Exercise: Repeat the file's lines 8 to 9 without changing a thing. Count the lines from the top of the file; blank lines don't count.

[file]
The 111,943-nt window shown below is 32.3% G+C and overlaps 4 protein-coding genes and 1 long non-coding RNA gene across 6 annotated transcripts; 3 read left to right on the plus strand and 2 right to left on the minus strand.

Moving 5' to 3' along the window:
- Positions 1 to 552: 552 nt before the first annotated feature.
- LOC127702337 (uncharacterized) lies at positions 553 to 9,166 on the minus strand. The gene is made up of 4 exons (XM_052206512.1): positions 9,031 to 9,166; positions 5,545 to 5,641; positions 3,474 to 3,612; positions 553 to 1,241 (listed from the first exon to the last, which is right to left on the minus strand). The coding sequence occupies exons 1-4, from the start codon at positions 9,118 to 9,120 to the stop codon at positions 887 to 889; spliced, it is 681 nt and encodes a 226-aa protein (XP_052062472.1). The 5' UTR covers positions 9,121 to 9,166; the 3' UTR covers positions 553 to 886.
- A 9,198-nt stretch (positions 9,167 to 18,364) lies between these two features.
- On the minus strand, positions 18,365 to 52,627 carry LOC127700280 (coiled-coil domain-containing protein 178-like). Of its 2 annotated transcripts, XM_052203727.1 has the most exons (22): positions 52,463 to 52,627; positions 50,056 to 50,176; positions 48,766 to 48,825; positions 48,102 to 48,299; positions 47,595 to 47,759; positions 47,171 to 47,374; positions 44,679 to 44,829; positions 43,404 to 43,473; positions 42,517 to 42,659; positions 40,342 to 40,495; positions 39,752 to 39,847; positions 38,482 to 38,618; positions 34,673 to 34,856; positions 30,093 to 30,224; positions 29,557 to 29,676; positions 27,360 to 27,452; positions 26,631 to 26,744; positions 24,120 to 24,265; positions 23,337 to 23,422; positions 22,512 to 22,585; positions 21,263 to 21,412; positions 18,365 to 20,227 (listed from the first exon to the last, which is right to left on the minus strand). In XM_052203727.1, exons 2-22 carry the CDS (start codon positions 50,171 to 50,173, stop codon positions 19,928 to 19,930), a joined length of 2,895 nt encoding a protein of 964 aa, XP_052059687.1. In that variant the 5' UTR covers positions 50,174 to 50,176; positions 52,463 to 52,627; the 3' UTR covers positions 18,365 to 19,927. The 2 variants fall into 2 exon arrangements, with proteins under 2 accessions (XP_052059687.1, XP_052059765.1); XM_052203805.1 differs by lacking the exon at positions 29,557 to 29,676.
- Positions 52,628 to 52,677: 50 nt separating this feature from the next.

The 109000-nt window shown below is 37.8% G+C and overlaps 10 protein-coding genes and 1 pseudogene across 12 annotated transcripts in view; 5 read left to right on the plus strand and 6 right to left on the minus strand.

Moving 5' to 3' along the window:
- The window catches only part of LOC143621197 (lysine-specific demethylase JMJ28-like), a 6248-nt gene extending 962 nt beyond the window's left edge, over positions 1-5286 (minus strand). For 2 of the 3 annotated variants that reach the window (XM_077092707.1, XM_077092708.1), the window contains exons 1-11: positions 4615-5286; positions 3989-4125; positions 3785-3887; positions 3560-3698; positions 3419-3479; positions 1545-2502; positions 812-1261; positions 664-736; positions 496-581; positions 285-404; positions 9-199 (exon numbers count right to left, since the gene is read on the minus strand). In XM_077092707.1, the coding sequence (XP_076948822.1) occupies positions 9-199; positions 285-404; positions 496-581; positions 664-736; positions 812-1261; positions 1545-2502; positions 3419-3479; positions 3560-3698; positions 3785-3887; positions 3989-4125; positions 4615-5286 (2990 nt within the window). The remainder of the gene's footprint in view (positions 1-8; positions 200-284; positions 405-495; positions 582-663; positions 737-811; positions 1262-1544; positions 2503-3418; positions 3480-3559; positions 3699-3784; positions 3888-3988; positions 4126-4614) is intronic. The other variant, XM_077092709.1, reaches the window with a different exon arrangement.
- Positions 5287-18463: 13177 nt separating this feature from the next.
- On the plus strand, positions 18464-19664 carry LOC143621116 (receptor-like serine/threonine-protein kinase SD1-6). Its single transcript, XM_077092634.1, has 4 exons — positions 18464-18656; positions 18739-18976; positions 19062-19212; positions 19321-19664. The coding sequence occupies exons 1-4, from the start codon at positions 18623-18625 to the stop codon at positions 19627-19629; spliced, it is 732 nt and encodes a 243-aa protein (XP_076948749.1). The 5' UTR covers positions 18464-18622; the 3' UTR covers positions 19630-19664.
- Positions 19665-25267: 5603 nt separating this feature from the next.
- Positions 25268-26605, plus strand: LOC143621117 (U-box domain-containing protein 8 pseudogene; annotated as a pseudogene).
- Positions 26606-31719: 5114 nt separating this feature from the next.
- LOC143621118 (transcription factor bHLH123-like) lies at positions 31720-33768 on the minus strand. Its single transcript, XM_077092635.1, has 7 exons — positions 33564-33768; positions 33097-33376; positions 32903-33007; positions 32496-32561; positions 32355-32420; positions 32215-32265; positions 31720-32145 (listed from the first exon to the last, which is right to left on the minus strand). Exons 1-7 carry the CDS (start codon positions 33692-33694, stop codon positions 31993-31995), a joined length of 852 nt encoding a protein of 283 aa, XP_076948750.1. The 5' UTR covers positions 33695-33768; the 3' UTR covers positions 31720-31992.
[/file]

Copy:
The 109000-nt window shown below is 37.8% G+C and overlaps 10 protein-coding genes and 1 pseudogene across 12 annotated transcripts in view; 5 read left to right on the plus strand and 6 right to left on the minus strand.

Moving 5' to 3' along the window: